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July 16, 2014

Sonnet #12 - when I do count the clock that tells the time - by William Shakespeare- Analysis

Sonnet #12 - when I do count the clock that tells the time - by William Shakespeare- Analysis

William Shakespeare's Sonnets were unlike anything else that was written in the early 1600s. He chose to write about a beautiful young man versus a beautiful lady. In Elizabethan England, aristocratic patronage was probably one of the most important assets that a professional could have; it offered money, protection, and prestige, which is probably one reason why he decided to shock his audience by switching up the established norm of the sonnet. Shakespeare departs from the established Petrarchan despairing lover, and explores several different moods, such as delight, pride, melancholy, shame, disgust, and fear. The first seventeen sonnets celebrates the beauty of the young man, and simultaneously urges him to have children so that his image will live on. Sonnet 12 follows the typical Shakespearean sonnet rhyme scheme: abab cdcd egef gg. Each sonnet contains three quatrains, which may each develop their own separate metaphor. The sonnet then ends with a rhyming couplet that may either confirm or pull sharply against what has been stated previously in the sonnet. Sonnet 12 focuses on the incessant movement of time, and the only way to defy Time is to beget children.

The first quatrain starts out in first person; it is the first time in this sonnet sequence that the speaker is putting himself into the narrative. He watches the clock perpetually ticking; in a sense he is trapped within time, immovable and powerless in relation to it. In the second line, there are contrasting images of "brave day" (bright/ splendid day) and "hideous night" (evil, dark image). These images show the progression of a day filled with joy to a night filled with horror. The "violet past prime" is probably referring to twilight; "prime" also stands for the ninth hour of the day. The speaker continues by describing what appears to be a man aging. "Sable curls all silvered o'er with white" can mean both that the man's sable (black) hair is turning silver and eventually white, meaning he's growing older; or if you continue on with the day/night and joy/horror metaphor that appears in the previous lines, sable would be describing the night sky that is light up with silver stars and the moon. The word "silvered," in line four, can be rearranged to produce the word "slivered," which could be a way of describing the moon in its current cycle of new moon to full moon; the moon is in itself a sign of regeneration, which is what the speaker's main goal for his subject-to carry on his legacy through an heir.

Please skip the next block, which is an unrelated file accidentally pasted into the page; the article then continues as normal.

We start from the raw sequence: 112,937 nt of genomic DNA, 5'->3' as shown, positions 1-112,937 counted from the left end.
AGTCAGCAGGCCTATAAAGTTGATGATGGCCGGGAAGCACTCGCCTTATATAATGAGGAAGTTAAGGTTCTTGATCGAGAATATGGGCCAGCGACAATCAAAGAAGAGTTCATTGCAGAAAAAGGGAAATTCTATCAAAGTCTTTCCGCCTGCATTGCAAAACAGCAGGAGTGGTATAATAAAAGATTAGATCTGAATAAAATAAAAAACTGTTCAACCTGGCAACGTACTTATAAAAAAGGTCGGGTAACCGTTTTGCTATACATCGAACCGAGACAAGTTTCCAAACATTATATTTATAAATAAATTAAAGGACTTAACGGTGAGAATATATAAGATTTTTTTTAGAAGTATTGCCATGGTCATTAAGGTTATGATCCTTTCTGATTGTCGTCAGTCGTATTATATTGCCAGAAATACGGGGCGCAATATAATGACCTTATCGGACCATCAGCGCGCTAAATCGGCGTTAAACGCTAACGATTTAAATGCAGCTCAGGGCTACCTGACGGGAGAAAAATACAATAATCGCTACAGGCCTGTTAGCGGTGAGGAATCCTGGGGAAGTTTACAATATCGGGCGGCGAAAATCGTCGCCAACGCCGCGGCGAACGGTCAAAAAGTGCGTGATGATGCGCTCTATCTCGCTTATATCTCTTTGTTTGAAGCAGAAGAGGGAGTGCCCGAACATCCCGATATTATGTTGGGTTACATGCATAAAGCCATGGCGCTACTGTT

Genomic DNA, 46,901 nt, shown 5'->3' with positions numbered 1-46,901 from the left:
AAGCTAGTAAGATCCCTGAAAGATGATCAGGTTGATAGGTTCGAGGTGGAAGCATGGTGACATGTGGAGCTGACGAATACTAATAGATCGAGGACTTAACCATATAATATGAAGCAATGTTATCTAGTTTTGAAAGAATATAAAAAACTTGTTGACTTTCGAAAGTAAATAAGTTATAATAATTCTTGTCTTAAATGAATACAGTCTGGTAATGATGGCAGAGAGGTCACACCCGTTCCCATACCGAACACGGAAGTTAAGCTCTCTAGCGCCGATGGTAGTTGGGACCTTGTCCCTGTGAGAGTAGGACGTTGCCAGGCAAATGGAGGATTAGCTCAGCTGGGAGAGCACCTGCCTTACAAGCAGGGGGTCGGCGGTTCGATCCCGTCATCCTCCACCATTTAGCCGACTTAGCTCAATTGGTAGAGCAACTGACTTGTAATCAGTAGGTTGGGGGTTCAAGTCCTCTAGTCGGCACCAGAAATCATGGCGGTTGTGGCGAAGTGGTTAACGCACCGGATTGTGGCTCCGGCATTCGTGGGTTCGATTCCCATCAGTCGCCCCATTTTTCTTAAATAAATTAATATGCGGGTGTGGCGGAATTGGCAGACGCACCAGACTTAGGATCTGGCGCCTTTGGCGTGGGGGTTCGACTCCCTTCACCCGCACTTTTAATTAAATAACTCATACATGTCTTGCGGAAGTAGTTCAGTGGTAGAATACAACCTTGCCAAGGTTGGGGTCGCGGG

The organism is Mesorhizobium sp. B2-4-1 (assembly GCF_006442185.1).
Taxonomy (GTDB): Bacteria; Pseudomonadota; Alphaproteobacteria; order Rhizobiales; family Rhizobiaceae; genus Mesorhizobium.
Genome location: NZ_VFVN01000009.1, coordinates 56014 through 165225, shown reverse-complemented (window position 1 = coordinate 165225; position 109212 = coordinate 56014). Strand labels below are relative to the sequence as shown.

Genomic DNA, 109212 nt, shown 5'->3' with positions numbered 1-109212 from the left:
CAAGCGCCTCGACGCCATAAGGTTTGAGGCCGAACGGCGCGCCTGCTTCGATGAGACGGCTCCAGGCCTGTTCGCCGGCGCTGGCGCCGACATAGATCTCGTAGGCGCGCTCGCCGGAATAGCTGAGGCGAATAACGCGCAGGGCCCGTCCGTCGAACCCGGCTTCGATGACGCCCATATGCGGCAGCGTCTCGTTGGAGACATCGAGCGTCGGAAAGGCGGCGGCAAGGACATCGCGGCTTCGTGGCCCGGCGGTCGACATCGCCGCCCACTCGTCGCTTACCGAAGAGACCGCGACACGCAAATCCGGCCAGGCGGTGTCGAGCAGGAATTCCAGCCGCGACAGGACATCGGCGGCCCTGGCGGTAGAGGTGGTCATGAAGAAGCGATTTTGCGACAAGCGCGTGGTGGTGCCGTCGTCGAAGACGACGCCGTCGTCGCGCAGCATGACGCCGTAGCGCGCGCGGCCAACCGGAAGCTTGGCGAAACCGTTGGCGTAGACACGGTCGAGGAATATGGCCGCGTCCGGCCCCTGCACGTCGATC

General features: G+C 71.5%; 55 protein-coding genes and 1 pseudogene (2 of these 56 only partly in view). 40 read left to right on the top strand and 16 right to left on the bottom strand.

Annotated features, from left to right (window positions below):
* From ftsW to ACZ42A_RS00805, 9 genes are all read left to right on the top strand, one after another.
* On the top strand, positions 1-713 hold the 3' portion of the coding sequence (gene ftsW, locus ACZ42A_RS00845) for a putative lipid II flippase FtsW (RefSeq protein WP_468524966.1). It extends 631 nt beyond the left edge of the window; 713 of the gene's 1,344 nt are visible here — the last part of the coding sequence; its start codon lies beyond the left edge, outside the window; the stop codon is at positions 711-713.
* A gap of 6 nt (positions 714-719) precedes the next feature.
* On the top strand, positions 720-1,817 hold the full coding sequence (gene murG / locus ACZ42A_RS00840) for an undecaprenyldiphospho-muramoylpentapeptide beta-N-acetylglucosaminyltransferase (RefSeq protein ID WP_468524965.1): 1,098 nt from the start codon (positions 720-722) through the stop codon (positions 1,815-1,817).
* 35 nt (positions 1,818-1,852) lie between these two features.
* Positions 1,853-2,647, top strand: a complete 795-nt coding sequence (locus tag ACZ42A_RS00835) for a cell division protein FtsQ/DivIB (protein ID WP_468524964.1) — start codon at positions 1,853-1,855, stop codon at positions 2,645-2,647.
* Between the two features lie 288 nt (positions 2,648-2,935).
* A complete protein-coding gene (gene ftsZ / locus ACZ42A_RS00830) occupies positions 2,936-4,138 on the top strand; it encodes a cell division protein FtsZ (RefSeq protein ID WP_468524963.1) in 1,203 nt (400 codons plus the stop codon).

The second quatrain still relies on the images from nature to show the passage of time, but it begins to connect them with humanity. "When lofty trees I see barren of leaves" describes the natural cycle of death; the tree once stood tall with a magnificent array of leaves, but now all the green is gone and all that is left are the brown branches. It "erst" (formerly) functioned as a huge canopy that the herds would lay under to protect from the heat. All the green from summer is gathered up and carried on a "bier" (a stand on which a corpse or coffin is placed) along with the old man who had the coarse white beard (as described in line four). In line eight, "borne" is a symbol of a new beginning, but it also means to carry something. Also, line eight has alliteration-the repetition of an initial consonant sound or consonant cluster in consecutive or closely positioned words (borne, bier, bristly, beard); the speaker does this to draw attention to this last line; it marks the end of the first person narrative.

These first two quatrains follow a metaphor about the progression of a man's life (provided that the man has not married or procreated) using nature images. A man begins his live bravely, wanting to explore the world around him and learn as much as he can. Once he has reached his prime he begins to sink into his twilight years, and his beard begins to turn silver. Things don't come as easily to him, and he isn't in as much demand as he once was. The girls who once flocked to him have either been married or have lost interest. His beauty has waned, and been replaced by the wrinkles and gray hair that mark old age. His life continues thus until he dies; leaving the world with no one to keep his memory alive.

In the third quatrain, there is a shift in tone, and the speaker begins to talk directly to the young man. The speaker tells the young man that the boy's beauty makes him speculate that there is no escape from decay and eventual death. If one continues the nature images then "sweets" and "beauties" would most likely be flowers (or other plant life). Flowers forsake (renounce) themselves and must die and see others grow in their place; a new generation will be born, because that is the cycle of life.

In the rhyming couplet, time is no longer a concept. The only way to fight Time and death is to breed; breeding means living forever.

Chronus is the personification of time, and he came to be portrayed with the sickle (or later the scythe), which was used to remind us that time is unrelenting, it passes whether you like it or not. The sickle and the scythe became established symbols of death (Biedermann 308).


Biedermann, Hans. Dictonary of Symbolism. New York: Meridian, 1994.

Shakespeare, William. "12." The Norton Anthology of English Literature: The Sixteenth Century/The Early Seventeenth Century. Ed. Stephen Greenblatt. New York: Norton, 2006. 1062-3.